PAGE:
The Farset – Belfast’s Hidden River
Of all the changes that have happened in Belfast over the years, perhaps the greatest is the difference in one of its major thoroughfares – High Street.
Up until the mid-nineteenth century ships could sail up this street and unload their cargoes on the quayside. The Farset was one of the main rivers in Belfast. The town was laid out around it with the old Belfast Castle (Castle Place) at one end of High Street near Cornmarket and the Chapel of the Ford at the other, at the point where the Rivers Lagan and the Farset met.
Source of the Farset
The name Farset comes from the Gaelic word ‘fearsad’ meaning sandbank. The source of the Farset is two springs on the slopes of Squire’s Hill, not far from the Horseshoe Bend on the Crumlin Road. It then flows under the Crumlin and Shankill Roads and along the Falls Road until it reaches High Street and flows out into Belfast Lough. The Farset is a ‘spate’ river which means its waters are low in summer but can be torrential in winter. Historically this can cause problems with crossing.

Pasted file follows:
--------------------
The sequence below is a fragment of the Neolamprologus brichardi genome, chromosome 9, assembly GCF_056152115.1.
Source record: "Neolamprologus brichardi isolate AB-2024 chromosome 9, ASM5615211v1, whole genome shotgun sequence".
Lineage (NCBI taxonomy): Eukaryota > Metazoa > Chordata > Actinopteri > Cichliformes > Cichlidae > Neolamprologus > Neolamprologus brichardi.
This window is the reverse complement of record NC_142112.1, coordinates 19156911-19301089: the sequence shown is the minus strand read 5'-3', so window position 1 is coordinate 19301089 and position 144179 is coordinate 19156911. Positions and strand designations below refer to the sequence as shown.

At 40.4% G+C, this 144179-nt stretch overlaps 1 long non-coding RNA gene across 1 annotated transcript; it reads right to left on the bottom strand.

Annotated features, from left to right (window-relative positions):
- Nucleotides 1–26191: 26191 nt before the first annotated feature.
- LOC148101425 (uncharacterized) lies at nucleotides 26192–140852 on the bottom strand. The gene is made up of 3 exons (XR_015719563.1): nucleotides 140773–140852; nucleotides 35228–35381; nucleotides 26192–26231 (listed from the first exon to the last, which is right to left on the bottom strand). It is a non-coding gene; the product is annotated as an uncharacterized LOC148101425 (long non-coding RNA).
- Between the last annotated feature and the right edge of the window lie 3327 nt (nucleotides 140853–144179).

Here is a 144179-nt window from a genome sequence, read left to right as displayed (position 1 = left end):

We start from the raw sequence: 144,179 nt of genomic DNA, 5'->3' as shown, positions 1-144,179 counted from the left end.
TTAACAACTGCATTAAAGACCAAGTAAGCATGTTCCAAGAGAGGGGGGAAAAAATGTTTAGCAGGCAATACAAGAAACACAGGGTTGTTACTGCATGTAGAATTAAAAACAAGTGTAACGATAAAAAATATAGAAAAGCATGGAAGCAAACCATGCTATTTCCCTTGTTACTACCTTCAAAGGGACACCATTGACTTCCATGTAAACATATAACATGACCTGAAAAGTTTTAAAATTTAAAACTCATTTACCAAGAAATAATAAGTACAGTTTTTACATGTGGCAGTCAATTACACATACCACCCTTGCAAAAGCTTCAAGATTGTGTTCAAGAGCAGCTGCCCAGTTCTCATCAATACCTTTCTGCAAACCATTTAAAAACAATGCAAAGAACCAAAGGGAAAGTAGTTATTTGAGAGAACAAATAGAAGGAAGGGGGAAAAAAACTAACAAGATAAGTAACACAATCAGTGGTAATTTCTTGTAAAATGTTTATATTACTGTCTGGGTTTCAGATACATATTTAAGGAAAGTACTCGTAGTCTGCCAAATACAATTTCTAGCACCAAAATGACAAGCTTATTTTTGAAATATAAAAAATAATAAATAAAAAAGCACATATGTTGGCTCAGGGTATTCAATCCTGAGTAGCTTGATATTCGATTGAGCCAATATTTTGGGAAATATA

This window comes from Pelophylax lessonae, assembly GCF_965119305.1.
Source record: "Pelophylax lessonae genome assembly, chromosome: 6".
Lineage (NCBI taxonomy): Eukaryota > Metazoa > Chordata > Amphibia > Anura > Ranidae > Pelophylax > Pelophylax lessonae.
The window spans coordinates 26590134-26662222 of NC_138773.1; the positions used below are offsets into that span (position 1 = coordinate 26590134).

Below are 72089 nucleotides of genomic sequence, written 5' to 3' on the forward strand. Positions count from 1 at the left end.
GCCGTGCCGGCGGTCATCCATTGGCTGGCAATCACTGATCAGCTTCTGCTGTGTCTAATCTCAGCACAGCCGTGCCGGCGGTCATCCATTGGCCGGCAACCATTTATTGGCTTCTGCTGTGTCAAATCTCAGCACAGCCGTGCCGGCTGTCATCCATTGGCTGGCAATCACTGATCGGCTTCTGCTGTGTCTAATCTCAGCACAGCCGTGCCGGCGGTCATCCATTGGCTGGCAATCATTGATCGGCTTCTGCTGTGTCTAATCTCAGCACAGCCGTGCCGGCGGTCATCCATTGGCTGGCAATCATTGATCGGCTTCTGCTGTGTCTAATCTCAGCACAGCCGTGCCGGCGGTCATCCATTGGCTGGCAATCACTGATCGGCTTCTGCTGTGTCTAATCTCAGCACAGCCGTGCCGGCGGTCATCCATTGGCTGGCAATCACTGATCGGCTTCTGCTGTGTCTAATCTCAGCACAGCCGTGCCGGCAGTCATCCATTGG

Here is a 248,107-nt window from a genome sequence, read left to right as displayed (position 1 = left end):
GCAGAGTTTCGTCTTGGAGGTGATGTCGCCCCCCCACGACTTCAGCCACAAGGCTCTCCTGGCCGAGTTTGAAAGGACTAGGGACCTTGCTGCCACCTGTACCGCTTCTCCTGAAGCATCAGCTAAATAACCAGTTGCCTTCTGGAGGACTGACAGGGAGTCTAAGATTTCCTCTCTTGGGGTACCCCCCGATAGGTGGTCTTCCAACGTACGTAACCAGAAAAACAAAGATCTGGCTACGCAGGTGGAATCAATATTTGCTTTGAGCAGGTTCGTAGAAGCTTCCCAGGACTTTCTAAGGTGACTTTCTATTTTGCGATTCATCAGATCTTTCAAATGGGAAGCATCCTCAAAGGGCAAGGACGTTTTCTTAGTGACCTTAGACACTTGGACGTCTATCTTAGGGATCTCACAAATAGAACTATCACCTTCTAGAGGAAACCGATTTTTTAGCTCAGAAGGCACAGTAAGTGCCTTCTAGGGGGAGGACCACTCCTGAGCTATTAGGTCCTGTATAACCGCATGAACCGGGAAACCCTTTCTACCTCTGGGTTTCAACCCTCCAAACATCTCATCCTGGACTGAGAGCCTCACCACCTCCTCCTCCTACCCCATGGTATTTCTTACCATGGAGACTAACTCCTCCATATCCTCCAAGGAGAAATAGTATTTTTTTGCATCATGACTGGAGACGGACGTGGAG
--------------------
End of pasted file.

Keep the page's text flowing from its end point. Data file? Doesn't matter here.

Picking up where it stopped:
As the water flowed through the countryside it provided not only water for the locals, but power. Farmers would bring their corn to Manor Mill, situated on the south side of the river, to have it ground into flour. The millstone was driven using the power generated by the river’s water passing through the waterwheel.
As time passed the river was harnessed for other trades and industries. The Farset supplied water for various mills and factories well-known in Belfast, including Ewarts Mill on the Crumlin Road, Glenwood Corn and Flour Mill on the Shankill Road, Cupar Street Weaving Factory and the Falls Foundry.
“The Farset, combined with other tributary streams emanating from the South Antrim Hills, ensured west Belfast would become an industrial suburb by providing both power and clean water for the numerous linen mills, distilleries and foundries along its course”.Des O’Reilly: Rivers of Belfast 2010
Animal Welfare – The Belfast Pound
The Farset was dammed or some water diverted for other purposes also. At Divis Street the river was divided with some of the water being directed to the Town Pound. The Pound Loney district grew up around here.
“…where it was divided, and a small tributary flowed across Mill Street, and through the Pound, situated at the north side of Barrack Street and Durham Street, as it does today. But in that early time it was a little, clear flashing stream of sweet water which the keeper of the Pound was bound to preserve carefully for the use of the animals impounded”Cathal O’Byrne: As I Roved Out 1946
The Farset Within Belfast
As the river entered the environs of the town, the Corporation in 1663 decreed that it should be contained within embankments. Fines for not building or maintaining these retaining walls could be imposed.